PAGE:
My Beloved Uncles, directed by Eran Barak, is a compelling look at a neighborhood, a quirky family, and a quest for dreams and hopes. Produced in the style of a personal documentary, the film also covers the phenomenon of kidnapped Sephardi babies during the early years of the state. This is not just a standard documentary -- it also makes use of creative elements which add to its unique nature.
Pardes Katz, north of B'nai Brak, was an immigrant community built in the 1950s, later turned into a slum. Today, the filmmaker says he can't run away from it. His grandparents, who came from Tunisia, raised their family here. They had a son named Yisrael, born in 1949, who disappeared from the local hospital when he was almost a year old. The family was never shown a body or a burial site. The filmmaker takes us to meet his grandmother who till this day believes that he was taken from her by the Ashkenazim and is still alive, living somewhere in Israel.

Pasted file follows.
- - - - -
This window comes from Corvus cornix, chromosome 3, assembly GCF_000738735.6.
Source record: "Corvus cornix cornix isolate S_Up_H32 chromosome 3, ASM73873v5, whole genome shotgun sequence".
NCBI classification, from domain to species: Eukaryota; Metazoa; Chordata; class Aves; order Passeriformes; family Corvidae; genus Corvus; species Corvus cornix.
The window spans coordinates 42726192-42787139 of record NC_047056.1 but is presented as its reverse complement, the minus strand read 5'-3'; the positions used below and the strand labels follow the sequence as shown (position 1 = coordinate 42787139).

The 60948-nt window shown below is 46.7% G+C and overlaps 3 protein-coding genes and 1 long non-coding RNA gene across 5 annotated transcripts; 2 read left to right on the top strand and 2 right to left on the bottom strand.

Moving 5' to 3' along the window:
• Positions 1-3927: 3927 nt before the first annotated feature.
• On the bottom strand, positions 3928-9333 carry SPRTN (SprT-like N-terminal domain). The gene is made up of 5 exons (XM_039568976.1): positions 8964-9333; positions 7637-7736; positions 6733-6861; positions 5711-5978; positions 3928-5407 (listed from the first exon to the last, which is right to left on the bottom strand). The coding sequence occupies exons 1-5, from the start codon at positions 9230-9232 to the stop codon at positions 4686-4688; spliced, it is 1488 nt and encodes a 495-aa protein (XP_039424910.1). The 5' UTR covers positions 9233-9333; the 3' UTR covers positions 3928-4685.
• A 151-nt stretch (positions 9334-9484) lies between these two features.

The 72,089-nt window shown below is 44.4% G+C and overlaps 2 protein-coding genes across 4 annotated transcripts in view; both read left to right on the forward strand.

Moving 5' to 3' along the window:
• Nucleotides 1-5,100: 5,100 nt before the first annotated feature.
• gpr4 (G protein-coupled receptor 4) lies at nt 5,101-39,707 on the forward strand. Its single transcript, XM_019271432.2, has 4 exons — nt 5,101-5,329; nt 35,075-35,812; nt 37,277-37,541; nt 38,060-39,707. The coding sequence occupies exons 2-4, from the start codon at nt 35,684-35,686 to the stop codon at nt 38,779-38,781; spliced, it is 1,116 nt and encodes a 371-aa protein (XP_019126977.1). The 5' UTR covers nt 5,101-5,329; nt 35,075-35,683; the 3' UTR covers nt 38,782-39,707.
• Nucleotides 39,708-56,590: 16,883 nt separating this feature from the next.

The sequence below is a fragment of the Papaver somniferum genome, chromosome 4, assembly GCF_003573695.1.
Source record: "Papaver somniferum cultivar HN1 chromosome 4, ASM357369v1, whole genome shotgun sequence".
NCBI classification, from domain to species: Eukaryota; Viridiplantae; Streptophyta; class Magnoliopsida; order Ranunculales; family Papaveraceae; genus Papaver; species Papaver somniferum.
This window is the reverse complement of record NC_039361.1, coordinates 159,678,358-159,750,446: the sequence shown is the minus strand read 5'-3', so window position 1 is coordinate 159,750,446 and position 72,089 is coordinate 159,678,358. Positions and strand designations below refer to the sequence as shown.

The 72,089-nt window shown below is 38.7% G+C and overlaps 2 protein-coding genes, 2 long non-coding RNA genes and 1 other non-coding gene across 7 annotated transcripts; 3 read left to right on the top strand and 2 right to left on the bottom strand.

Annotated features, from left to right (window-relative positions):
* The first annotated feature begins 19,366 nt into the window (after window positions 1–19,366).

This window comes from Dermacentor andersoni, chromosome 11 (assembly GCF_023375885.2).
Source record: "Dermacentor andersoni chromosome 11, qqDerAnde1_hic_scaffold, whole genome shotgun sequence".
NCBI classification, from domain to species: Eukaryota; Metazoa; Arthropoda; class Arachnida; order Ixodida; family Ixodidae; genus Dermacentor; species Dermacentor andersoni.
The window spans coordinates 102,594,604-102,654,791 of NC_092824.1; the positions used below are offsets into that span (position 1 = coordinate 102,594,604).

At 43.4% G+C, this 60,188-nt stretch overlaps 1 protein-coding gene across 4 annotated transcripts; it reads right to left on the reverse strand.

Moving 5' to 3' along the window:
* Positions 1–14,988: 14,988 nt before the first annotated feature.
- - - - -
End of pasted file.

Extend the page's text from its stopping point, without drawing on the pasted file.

The beloved and lovable uncles make the film so quirky and special. Uncle Gabi, for example, is a real character, who lived most of his life in Israeli prisons. He talks about how he always wanted to fit in, to be like other people, and to prove it, he wanted to have an Ashkenazi wife. But realizing one's dreams is not always within reach. Another uncle talks about how he wasn't like Gabi -- although they were very close, he never stole anything, except for a few cars here and there! And a third uncle still drives around in a horse-drawn buggy, collecting scrap metal, searching for a wife.
My Beloved Uncles (documentary, 72 minutes) is available from Ruth Diskin Films.